Second is the challenge that is posed by the anxieties and little tricks of China's neighbors. Given the sheer size of China and the country's rapid economic growth, combined with complex foreign relations throughout its history, the country finds itself surrounded by more than 20 neighboring countries that hold contradictory and sometimes negative attitudes toward China's ascent — with Japan and the Philippines being examples.


The third challenge concerns the shockwave of the United Nations Convention on the Law of the Sea, which came into effect in the 1990s and has provided opportunities for nations to exploit resources at sea, adding to international disputes. It is estimated that more than 60 out of the 150 coastal states face bilateral or multilateral maritime disputes concerning fisheries, island ownership, seabed resources and the exploitation of the Polar region. China is involved in numerous disputes. To handle them well or not is a question directly connected to stability and peace in East Asia, and it also concerns the peaceful ascent of China.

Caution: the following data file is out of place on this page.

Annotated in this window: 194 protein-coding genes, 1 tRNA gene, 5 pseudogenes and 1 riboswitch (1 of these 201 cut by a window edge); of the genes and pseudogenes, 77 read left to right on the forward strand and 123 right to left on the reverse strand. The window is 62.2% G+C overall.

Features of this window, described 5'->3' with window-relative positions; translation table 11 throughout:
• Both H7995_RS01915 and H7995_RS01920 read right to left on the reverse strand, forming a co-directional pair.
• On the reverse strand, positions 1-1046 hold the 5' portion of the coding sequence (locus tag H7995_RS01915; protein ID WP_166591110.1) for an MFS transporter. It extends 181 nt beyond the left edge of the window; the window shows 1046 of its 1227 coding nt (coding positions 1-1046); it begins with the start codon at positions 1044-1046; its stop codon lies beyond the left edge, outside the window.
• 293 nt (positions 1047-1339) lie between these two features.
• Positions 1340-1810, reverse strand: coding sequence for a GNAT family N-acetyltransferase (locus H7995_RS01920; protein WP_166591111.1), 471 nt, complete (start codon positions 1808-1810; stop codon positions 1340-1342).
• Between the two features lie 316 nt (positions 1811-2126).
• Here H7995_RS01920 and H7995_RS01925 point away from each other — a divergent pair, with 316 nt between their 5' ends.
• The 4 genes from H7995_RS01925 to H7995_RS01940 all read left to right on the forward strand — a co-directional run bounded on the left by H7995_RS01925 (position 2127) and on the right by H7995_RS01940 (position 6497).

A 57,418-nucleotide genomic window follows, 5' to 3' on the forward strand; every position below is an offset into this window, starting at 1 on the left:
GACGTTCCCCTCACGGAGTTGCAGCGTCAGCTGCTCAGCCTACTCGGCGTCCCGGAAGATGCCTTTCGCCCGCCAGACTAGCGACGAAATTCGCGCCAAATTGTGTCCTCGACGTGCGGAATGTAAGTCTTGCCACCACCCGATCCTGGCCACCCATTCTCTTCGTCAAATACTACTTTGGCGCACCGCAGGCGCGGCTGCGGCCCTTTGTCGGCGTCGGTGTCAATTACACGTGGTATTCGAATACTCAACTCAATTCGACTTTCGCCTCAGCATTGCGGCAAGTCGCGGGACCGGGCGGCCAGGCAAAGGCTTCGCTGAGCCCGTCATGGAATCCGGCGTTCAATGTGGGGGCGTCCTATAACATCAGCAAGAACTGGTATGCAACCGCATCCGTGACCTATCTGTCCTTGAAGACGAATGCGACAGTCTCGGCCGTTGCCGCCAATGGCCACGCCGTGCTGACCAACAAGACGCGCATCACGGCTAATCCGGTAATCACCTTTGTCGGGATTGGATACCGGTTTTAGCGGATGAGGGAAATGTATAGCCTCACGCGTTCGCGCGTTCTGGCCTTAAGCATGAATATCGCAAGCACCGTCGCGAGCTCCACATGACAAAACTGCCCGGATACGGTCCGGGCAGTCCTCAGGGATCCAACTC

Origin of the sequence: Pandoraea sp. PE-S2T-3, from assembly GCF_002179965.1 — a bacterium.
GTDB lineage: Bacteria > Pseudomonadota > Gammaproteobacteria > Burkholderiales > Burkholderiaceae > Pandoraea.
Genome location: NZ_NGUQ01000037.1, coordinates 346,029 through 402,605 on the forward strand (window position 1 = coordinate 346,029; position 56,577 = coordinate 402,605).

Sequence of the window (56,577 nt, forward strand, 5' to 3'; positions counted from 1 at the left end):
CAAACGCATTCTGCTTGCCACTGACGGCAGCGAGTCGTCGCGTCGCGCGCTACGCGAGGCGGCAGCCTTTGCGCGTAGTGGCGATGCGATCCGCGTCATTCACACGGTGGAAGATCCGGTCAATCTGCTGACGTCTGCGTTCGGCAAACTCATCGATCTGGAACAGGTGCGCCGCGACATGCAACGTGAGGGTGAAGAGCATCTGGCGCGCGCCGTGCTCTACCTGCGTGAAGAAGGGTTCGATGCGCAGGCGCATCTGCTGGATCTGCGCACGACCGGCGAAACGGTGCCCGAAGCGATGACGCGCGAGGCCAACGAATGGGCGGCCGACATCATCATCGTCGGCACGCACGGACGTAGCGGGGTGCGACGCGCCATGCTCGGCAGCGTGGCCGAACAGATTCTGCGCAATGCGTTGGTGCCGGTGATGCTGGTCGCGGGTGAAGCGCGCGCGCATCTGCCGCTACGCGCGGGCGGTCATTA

Finally, the rise of nationalism within China means more pressure is coming to bear on China's leaders. It is not a coincidence that various versions of the "Chinese threat" have emerged. China and certain countries have new problems and difficulties in their political-security relations; internal debates, sometimes fueled by nationalism, are occurring in which rash opinions are sometimes expressed. As China continues its rise, we should seek and find solutions to the problems that undermine international trust. This will require various efforts.